• There was no significant difference in aneurysm-related mortality between six months and up to eight years. However, from eight years onwards the situation had reversed and the risk of aneurysm-related death was higher among the EVAR group (1.3 per 100 per year) compared with open repair participants (0.2 per 100 per year; adjusted HR 5.82, 95% CI 1.64 to 20.65).
  • From eight years onwards there were also slightly more deaths from any cause in the EVAR group (14.9 vs. 12.7 per 100 per year) but this was on the borderline of reaching statistical significance (adjusted HR 1.25, 95% CI 1.00 to 1.56).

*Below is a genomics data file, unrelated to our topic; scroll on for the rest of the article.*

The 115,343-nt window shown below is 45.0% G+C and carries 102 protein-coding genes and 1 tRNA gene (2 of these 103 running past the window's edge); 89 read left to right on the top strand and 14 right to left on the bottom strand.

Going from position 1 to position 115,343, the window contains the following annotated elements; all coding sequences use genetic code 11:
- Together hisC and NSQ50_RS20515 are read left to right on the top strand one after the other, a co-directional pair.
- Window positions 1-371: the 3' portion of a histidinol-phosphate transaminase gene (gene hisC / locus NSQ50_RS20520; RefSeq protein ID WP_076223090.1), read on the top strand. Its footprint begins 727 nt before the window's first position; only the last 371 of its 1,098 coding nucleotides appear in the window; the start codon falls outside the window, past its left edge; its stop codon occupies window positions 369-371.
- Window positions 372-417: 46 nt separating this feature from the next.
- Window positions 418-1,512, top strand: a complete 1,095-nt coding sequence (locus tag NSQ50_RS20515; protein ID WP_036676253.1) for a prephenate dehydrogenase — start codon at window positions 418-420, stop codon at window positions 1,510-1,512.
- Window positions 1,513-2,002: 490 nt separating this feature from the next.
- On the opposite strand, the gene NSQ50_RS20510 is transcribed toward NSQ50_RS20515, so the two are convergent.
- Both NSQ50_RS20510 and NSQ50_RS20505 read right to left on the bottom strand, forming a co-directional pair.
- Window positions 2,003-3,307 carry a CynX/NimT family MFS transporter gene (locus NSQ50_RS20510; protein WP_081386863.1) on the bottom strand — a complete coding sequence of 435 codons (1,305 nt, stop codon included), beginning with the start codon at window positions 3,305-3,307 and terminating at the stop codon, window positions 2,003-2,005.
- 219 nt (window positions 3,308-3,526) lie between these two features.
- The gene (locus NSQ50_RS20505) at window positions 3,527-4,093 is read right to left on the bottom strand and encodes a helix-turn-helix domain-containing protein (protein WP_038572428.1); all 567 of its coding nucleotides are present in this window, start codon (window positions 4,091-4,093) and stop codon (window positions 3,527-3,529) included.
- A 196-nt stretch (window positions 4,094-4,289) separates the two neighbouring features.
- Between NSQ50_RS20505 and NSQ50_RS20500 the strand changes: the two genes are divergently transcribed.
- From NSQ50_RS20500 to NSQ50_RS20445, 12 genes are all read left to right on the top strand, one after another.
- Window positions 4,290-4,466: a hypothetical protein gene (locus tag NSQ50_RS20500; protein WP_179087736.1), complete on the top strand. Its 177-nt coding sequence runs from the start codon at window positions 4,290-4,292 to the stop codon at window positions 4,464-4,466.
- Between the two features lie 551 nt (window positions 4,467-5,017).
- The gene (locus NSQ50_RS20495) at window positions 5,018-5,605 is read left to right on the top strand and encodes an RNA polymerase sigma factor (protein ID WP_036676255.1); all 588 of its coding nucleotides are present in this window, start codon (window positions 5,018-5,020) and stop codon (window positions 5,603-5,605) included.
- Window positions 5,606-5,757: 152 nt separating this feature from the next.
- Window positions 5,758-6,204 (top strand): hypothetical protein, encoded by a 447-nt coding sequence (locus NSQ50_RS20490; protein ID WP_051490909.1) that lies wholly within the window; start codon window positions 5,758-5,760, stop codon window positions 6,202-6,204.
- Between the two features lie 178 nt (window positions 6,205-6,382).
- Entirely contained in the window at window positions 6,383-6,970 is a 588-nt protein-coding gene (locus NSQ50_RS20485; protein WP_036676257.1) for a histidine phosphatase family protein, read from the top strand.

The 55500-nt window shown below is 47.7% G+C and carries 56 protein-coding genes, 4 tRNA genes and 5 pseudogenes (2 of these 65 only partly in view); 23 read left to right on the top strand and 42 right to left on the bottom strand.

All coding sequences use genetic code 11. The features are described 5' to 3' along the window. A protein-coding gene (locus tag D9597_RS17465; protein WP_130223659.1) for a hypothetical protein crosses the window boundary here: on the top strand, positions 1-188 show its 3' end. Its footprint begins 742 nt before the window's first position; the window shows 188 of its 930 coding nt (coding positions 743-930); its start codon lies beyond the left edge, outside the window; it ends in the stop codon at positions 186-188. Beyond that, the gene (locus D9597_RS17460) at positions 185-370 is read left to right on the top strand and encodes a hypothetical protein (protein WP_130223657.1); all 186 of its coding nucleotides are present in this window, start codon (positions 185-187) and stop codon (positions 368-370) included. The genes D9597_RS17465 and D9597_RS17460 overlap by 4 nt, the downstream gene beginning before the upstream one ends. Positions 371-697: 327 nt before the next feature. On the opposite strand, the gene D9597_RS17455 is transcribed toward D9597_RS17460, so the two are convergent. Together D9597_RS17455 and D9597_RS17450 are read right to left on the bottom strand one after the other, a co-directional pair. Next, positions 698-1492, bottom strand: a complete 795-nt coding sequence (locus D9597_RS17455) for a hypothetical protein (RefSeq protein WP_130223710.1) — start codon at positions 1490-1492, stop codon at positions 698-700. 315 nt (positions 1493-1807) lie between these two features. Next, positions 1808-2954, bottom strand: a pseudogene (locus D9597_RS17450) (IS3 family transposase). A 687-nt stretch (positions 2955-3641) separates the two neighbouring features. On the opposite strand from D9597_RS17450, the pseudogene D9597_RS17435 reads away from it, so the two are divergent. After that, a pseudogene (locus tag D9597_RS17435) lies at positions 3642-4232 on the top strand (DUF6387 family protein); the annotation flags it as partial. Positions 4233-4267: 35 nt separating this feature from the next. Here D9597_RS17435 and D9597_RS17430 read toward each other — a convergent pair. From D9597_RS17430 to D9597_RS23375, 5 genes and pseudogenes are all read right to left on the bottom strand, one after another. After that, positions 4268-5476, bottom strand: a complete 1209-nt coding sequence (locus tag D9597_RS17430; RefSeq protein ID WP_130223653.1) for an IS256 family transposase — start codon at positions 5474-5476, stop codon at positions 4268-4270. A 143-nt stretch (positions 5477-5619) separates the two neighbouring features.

What does current guidance say on this issue?

NICE is in the process of producing a guideline on the diagnosis and management of abdominal aortic aneurysm, which is due for publication in November 2018. NICE has approved EVAR as a procedure. It recommends that the choice between an open or endovascular approach is based on patient factors (such as age and aneurysm size) and that clinicians discuss the uncertainties about longer-term outcomes with patients to ensure their informed consent.

What are the implications?

The findings of this large trial support the findings of earlier trials that there may be short-term advantages to stenting, but these aren’t sustained and open repair has better mortality outcomes in the longer term. The authors suggest this indicates a need for structured surveillance of stent recipients to ensure that further procedures, if needed, can be performed as quickly as possible. They point out that recent changes to the design of these stents may also help.